Jamaica CLEN Series
- In the second of series of Lower and Middle Income Countries (LMIC) , Tulloch-Reid introduces how the clinical epidemiology methodologies have been applied and how they have been adapted to meet the health and healthcare evaluation challenges in the West Indies. This series reports on the work of the University of the West Indies Clinical Epidemiology Unit (UWI-CEU) in Jamaica, which is a member of the International Clinical Epidemiology Network (INCLEN)/CanUSAClen. This collaboration has increased capacity building in the conduct of clinical epidemiology within the UWI-CEU and their work is highlighted in these articles.
- Sackett  defined clinical epidemiology as the application, by a physician who provides direct patient care, of epidemiologic and biometric methods to the study of diagnostic and therapeutic processes to effect an improvement in health. Controversy has always surrounded this designation of clinical epidemiology—whether it creates artificial boundaries between the traditional survey/population epidemiologist and the clinical epidemiologist [2–4]. Although the debate about making clinical epidemiology a separate and distinct entity continues, the methods used in the practice of clinical and traditional epidemiology are the same and both aim to improve the health of the individual.
- To examine the impact of neighborhood disorder, perceived neighborhood safety, and availability of recreational facilities on prevalence of physical activity (PA), obesity, and diabetes mellitus (DM).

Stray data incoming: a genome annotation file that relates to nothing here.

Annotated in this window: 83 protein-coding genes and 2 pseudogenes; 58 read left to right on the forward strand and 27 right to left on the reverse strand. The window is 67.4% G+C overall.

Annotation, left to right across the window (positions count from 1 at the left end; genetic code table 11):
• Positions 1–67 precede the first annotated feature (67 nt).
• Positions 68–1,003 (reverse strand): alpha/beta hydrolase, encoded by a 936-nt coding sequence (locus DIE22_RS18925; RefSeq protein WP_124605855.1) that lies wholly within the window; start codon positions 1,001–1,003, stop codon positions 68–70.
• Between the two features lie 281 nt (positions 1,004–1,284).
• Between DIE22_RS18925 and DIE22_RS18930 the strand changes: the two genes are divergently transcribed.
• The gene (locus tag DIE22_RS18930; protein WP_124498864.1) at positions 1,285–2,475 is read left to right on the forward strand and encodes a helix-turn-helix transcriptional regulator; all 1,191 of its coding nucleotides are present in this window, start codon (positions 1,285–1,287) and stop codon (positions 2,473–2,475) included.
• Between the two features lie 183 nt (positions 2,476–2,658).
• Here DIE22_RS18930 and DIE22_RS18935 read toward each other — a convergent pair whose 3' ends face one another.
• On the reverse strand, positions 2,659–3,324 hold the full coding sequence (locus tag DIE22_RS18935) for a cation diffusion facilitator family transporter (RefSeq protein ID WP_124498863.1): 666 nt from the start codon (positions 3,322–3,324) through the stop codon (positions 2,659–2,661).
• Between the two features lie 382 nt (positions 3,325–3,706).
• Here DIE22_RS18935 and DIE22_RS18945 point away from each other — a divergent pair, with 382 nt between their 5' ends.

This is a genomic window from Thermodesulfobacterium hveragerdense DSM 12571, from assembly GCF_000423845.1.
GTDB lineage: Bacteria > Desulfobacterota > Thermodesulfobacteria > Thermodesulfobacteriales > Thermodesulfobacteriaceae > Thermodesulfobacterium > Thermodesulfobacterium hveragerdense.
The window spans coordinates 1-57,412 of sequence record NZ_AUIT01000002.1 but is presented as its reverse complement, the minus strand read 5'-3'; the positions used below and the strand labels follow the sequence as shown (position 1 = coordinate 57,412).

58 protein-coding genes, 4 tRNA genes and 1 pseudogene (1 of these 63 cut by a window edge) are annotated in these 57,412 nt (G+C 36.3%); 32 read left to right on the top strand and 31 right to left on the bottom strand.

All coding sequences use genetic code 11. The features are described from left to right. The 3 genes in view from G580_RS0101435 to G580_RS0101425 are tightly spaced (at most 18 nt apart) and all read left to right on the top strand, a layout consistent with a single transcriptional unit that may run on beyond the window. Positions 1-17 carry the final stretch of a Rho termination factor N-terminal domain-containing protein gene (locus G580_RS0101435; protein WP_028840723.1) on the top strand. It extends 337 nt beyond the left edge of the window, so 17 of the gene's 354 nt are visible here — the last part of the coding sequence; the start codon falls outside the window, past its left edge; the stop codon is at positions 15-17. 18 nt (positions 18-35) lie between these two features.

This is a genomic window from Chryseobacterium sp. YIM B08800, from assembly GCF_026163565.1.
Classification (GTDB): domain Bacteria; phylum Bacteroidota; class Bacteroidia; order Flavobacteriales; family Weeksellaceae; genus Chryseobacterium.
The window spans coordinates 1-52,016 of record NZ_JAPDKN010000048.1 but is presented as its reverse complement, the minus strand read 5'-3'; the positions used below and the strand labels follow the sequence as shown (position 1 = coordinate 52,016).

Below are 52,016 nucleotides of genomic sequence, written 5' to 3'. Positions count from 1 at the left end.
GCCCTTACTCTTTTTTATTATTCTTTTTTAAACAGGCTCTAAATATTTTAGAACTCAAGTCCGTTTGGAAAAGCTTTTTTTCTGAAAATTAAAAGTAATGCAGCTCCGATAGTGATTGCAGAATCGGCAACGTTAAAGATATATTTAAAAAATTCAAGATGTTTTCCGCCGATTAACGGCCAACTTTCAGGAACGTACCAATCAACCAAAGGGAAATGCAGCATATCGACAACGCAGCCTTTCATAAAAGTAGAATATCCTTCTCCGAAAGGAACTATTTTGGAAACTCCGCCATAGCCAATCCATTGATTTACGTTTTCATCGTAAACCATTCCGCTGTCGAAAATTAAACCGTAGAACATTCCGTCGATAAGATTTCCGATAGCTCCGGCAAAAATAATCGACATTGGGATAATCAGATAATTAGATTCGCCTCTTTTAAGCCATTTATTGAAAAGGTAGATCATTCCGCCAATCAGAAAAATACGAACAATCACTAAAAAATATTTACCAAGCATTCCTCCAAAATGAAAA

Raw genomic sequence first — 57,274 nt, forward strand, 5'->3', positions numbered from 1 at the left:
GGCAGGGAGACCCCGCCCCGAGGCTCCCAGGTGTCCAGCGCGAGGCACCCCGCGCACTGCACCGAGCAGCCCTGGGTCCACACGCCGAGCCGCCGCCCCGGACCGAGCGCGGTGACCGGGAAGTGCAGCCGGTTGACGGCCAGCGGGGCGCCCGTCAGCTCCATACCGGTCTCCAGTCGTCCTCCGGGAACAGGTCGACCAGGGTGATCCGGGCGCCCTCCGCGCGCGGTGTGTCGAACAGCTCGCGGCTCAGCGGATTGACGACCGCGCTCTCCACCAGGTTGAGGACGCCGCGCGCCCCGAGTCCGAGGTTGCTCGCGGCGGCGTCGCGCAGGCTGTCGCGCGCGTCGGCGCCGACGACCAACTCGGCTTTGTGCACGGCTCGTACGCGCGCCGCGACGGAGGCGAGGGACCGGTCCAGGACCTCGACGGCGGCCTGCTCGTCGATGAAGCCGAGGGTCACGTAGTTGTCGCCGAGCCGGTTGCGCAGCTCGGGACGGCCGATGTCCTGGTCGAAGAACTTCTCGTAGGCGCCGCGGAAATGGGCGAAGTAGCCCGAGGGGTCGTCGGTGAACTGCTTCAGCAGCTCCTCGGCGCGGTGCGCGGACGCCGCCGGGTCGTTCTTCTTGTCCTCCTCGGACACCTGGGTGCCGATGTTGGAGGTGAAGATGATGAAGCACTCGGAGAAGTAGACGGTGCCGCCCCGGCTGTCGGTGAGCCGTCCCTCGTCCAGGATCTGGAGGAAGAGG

- To assess the validity and reliability of a screening questionnaire administered to parents/caregivers to detect behaviors suggestive of epileptic seizures in children.
- To investigate cost savings from and implications of replacing the single risk with a total cardiovascular risk approach in primary prevention of cardiovascular disease (CVD).
- To describe some contextual and methodological challenges to conduct systematic reviews (SR) in developing countries using experiences from Jamaica.
- In this study, we examined the effects of birth weight (BWT) and early life socioeconomic circumstances (SEC) on systolic blood pressure (SBP) and diastolic blood pressure (DBP) among Jamaican young adults.
- Describe the completeness and quality of Jamaica's 2008 vital registration mortality database.
- Simply put, epidemiology documents the burden of health-related states, identifies causal associations between health-related states and risk factors, and applies these insights to ameliorate disease. It requires a systematic approach to problem solving, involving measurement, generating and testing of hypotheses as well as alertness to new developments. Epidemiology follows rules that have to be learnt for proper and skilled practice. Some of its key activities include (1) characterizing populations/denominators, (2) defining cases/numerators, (3) selecting representative samples for study, (4) estimating burden of disease, (5) describing natural history of disease, (6) classifying diseases, (7) identifying causes and risk factors, (8) developing proposals for intervention, (9) evaluating interventions, (10) developing predictive models, and (11) synthesizing evidence for informed practice.